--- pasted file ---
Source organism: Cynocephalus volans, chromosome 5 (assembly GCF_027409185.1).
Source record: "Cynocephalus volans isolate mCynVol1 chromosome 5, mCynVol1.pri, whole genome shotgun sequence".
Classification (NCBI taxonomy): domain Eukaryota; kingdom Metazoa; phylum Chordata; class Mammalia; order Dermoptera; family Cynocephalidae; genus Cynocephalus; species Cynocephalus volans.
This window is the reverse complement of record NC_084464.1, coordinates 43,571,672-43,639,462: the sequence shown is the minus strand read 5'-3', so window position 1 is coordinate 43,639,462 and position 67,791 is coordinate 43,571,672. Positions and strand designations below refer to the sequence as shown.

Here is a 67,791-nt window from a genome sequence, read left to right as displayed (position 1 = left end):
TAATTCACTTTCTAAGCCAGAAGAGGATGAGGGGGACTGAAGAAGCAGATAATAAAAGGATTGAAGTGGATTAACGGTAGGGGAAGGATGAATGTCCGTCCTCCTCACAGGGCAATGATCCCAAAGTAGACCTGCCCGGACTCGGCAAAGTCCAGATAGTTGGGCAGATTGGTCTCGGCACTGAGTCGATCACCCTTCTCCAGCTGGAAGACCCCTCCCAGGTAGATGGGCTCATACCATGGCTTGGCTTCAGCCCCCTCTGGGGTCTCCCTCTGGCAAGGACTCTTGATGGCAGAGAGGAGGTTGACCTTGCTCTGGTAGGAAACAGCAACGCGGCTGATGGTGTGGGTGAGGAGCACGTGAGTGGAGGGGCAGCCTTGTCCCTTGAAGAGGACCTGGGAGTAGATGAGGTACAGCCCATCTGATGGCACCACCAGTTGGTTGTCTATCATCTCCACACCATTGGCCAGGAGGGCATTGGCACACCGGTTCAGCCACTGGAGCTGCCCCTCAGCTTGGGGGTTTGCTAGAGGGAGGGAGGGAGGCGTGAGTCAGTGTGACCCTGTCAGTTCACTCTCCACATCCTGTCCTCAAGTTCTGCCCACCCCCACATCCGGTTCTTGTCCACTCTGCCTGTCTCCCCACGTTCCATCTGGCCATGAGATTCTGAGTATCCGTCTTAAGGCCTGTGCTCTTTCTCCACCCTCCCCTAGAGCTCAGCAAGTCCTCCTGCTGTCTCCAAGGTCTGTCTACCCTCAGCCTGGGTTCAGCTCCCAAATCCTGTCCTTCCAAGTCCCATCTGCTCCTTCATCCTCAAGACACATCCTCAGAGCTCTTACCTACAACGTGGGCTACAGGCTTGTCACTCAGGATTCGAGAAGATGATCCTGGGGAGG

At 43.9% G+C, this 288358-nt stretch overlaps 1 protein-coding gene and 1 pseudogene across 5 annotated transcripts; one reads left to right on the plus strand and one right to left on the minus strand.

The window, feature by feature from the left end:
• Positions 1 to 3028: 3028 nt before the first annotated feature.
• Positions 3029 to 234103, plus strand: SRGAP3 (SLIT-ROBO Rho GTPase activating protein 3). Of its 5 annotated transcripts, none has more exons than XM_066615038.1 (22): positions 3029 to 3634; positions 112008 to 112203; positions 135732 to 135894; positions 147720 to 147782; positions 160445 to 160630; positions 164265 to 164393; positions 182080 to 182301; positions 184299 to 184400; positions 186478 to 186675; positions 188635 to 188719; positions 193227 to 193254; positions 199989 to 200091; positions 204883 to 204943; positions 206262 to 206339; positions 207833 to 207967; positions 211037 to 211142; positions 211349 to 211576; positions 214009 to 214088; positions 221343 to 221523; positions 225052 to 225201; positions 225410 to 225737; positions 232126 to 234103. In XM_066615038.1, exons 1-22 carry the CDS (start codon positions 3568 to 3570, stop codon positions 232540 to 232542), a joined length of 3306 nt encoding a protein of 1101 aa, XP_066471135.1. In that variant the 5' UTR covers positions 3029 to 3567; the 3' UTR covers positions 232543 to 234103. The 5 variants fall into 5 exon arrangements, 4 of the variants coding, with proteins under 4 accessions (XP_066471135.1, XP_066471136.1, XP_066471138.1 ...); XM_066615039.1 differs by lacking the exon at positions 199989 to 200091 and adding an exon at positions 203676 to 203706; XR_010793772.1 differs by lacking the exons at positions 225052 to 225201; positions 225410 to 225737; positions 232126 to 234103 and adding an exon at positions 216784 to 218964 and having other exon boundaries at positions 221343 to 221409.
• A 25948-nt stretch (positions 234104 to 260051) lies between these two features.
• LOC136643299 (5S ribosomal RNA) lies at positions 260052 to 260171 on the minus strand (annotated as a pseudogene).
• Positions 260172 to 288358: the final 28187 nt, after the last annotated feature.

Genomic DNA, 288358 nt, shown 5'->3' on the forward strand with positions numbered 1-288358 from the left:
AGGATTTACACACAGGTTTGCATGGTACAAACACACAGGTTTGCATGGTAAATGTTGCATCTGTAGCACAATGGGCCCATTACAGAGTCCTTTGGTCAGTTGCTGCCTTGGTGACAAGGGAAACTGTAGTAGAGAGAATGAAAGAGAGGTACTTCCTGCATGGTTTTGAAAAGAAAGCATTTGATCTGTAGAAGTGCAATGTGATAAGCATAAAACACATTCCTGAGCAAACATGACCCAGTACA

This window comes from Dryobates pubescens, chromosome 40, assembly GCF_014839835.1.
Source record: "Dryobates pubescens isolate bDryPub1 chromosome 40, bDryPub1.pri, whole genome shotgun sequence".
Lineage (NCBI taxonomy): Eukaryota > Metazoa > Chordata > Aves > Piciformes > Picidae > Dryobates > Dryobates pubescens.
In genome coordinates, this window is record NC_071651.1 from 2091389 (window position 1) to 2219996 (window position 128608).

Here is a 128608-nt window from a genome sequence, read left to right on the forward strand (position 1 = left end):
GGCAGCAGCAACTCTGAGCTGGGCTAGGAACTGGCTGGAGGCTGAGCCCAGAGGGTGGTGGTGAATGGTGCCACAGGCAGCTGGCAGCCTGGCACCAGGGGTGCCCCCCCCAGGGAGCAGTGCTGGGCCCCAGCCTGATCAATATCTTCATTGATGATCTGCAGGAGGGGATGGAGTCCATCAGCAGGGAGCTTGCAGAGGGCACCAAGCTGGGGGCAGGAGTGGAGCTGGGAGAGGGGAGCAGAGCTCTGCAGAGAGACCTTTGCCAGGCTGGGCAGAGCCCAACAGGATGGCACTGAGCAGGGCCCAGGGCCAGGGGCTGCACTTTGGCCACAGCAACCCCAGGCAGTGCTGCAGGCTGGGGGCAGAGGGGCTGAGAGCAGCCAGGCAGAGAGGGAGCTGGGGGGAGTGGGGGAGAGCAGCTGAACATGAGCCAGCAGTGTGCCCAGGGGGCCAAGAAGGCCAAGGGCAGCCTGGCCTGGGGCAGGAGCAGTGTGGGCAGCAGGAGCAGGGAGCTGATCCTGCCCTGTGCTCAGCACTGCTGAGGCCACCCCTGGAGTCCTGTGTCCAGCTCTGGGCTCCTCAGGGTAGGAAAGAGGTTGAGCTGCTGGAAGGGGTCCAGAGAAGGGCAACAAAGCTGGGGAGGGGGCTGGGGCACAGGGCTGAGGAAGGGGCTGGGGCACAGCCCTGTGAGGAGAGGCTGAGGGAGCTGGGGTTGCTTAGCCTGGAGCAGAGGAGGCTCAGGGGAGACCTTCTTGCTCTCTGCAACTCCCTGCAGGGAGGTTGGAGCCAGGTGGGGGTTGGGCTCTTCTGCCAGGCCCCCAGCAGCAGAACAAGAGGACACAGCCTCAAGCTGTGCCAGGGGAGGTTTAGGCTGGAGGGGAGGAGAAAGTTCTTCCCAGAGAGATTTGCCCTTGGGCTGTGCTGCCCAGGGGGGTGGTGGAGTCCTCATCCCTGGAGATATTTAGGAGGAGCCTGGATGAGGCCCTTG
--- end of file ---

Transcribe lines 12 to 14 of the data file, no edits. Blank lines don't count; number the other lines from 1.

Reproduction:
• LOC136643299 (5S ribosomal RNA) lies at positions 260052 to 260171 on the minus strand (annotated as a pseudogene).
• Positions 260172 to 288358: the final 28187 nt, after the last annotated feature.

Genomic DNA, 288358 nt, shown 5'->3' on the forward strand with positions numbered 1-288358 from the left: